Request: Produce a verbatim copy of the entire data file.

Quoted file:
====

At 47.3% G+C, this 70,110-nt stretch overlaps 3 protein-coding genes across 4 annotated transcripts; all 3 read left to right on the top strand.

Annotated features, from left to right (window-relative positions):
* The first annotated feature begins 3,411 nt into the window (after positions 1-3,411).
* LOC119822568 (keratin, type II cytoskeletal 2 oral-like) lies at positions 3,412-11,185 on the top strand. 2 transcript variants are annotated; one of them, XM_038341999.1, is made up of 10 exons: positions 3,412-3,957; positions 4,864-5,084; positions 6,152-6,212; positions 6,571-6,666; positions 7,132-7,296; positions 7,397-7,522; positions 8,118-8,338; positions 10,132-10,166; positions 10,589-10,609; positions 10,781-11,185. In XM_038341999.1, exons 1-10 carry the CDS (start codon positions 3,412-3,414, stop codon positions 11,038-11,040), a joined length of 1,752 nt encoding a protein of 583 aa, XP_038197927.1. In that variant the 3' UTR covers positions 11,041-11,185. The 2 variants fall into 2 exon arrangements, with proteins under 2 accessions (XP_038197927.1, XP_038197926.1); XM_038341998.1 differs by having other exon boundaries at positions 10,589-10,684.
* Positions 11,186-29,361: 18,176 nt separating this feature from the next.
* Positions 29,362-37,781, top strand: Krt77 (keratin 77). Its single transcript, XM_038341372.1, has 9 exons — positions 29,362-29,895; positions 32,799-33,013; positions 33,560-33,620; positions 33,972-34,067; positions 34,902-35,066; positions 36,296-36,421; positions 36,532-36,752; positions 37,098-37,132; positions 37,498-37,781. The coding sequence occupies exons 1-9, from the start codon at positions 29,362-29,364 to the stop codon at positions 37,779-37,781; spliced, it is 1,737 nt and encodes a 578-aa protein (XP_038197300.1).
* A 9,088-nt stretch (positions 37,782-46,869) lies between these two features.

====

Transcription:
At 47.3% G+C, this 70,110-nt stretch overlaps 3 protein-coding genes across 4 annotated transcripts; all 3 read left to right on the top strand.

Annotated features, from left to right (window-relative positions):
* The first annotated feature begins 3,411 nt into the window (after positions 1-3,411).
* LOC119822568 (keratin, type II cytoskeletal 2 oral-like) lies at positions 3,412-11,185 on the top strand. 2 transcript variants are annotated; one of them, XM_038341999.1, is made up of 10 exons: positions 3,412-3,957; positions 4,864-5,084; positions 6,152-6,212; positions 6,571-6,666; positions 7,132-7,296; positions 7,397-7,522; positions 8,118-8,338; positions 10,132-10,166; positions 10,589-10,609; positions 10,781-11,185. In XM_038341999.1, exons 1-10 carry the CDS (start codon positions 3,412-3,414, stop codon positions 11,038-11,040), a joined length of 1,752 nt encoding a protein of 583 aa, XP_038197927.1. In that variant the 3' UTR covers positions 11,041-11,185. The 2 variants fall into 2 exon arrangements, with proteins under 2 accessions (XP_038197927.1, XP_038197926.1); XM_038341998.1 differs by having other exon boundaries at positions 10,589-10,684.
* Positions 11,186-29,361: 18,176 nt separating this feature from the next.
* Positions 29,362-37,781, top strand: Krt77 (keratin 77). Its single transcript, XM_038341372.1, has 9 exons — positions 29,362-29,895; positions 32,799-33,013; positions 33,560-33,620; positions 33,972-34,067; positions 34,902-35,066; positions 36,296-36,421; positions 36,532-36,752; positions 37,098-37,132; positions 37,498-37,781. The coding sequence occupies exons 1-9, from the start codon at positions 29,362-29,364 to the stop codon at positions 37,779-37,781; spliced, it is 1,737 nt and encodes a 578-aa protein (XP_038197300.1).
* A 9,088-nt stretch (positions 37,782-46,869) lies between these two features.